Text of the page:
Once Upon a Time in China III Blu-ray Review
Forget martial arts and period politics, we need more wire-fu and more lion dancers!
Movies reviewSRP: £39.99
Once Upon a Time in China III Film Review
Tsui Hark's original Jet Li-starring Once Upon a Time in China trilogy concludes with the weakest of the three films.Filmmaker Tsui Hark - frequent collaborator with John Woo - found some of his greatest commercial successes with his Once Upon a Time in China films, but also found a medium to best express some of his more personal sentiments about Chinese nationalism and the effect of foreign - in particular Western - influence both in the past, and in the present (the films were all made around the time of Hong Kong's return to China after almost a century of British control).
Hark juxtaposed his Qing Dynasty-set politics, and stories of the exploits of real-life folk hero Wong Fei-hung, with the Hong Kong handover, showcasing discord amongst the nation, and framing this around such motifs as the desire to stay true to martial arts in the face of the increasing proliferation of guns.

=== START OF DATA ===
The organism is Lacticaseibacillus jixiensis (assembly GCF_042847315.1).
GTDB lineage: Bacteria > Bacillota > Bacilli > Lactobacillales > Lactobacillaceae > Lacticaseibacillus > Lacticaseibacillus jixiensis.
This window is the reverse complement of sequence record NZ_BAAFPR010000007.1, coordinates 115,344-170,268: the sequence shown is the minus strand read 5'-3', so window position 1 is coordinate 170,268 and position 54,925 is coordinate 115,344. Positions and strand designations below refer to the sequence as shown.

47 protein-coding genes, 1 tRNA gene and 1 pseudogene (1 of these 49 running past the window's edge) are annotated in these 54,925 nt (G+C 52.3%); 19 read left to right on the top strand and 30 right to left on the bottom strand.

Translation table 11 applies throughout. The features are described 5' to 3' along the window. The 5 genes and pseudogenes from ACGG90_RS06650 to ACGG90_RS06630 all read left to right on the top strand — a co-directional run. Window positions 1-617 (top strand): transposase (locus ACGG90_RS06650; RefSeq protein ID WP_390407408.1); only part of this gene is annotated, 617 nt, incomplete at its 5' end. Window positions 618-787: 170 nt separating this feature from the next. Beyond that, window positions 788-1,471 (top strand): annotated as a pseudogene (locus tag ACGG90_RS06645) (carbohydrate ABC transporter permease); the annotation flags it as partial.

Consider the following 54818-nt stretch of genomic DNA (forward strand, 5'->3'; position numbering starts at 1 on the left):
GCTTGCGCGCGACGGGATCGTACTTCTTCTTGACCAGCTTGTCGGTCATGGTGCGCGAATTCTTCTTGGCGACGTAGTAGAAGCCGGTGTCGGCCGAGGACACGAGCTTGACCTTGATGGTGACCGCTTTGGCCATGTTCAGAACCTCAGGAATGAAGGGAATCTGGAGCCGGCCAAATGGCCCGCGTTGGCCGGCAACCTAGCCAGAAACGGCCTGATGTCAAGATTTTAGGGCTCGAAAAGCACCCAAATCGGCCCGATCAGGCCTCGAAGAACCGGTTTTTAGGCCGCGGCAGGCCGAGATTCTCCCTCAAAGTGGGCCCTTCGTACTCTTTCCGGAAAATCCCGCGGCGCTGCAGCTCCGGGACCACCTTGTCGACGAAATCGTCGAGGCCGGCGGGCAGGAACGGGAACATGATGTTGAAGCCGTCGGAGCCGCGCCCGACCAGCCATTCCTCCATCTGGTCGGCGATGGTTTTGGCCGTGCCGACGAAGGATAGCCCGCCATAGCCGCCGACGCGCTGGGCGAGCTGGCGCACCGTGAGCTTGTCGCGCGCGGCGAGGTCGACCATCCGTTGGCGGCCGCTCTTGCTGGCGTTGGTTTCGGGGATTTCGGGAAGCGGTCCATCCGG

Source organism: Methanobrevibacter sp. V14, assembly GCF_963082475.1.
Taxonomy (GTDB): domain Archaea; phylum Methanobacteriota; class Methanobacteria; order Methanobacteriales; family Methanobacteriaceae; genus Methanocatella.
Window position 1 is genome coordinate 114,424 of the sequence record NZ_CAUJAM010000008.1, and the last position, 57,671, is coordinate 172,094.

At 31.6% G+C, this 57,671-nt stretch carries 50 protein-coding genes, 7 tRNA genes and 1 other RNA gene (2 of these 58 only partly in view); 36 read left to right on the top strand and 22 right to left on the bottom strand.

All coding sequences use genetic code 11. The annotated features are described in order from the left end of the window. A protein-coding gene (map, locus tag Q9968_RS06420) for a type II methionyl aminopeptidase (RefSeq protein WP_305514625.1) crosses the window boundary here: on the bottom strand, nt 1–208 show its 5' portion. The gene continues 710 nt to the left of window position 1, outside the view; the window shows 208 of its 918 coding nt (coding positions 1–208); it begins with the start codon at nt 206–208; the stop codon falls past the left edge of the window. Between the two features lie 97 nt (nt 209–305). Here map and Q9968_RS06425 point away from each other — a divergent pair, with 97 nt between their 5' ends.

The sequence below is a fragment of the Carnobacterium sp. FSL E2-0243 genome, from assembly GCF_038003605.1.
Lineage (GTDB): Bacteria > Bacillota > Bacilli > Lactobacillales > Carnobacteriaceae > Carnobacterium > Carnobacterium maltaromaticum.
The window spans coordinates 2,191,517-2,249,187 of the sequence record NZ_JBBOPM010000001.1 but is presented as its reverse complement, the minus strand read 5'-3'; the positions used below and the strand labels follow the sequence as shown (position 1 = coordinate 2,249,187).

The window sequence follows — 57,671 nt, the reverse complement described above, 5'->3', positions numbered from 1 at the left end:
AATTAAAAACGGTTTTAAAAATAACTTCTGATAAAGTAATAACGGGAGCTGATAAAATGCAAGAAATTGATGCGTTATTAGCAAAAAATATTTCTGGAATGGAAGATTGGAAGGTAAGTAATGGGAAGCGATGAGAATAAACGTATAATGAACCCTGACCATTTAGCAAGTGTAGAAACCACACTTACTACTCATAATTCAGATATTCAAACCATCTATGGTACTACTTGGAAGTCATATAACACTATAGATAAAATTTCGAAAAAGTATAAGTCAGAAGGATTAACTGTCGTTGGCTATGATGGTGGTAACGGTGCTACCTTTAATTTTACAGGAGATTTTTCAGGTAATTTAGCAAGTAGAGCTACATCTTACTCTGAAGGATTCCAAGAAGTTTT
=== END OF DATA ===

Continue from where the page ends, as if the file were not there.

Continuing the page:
The third film goes wire-fu-tastic for some really incongruous gravity-defying nonsense.
Although the first two films in Hark's original trilogy found a largely excellent balance between the political backdrop and the action-dominated selling point, celebrating Jet Li's (and, in the second film, Donnie Yen's) mastery of their martial arts, Once Upon a Time in China III loses focus on both. Getting caught up in a curiously small scale tale of a lion dragon dance tournament which goes awry, interspliced with a poorly executed assassination plan, and some unnecessarily personal plotting for our hero involving both his love interest and his estranged father (although it's nice to finally see the long-gestating romance with Rosamund Kwan come to fruition, the father issues are an unnecessary addition), the film often becomes a blur of messy dragon dance fight 'riots' and - unforgivably - wire-fu-enhanced fight sequences.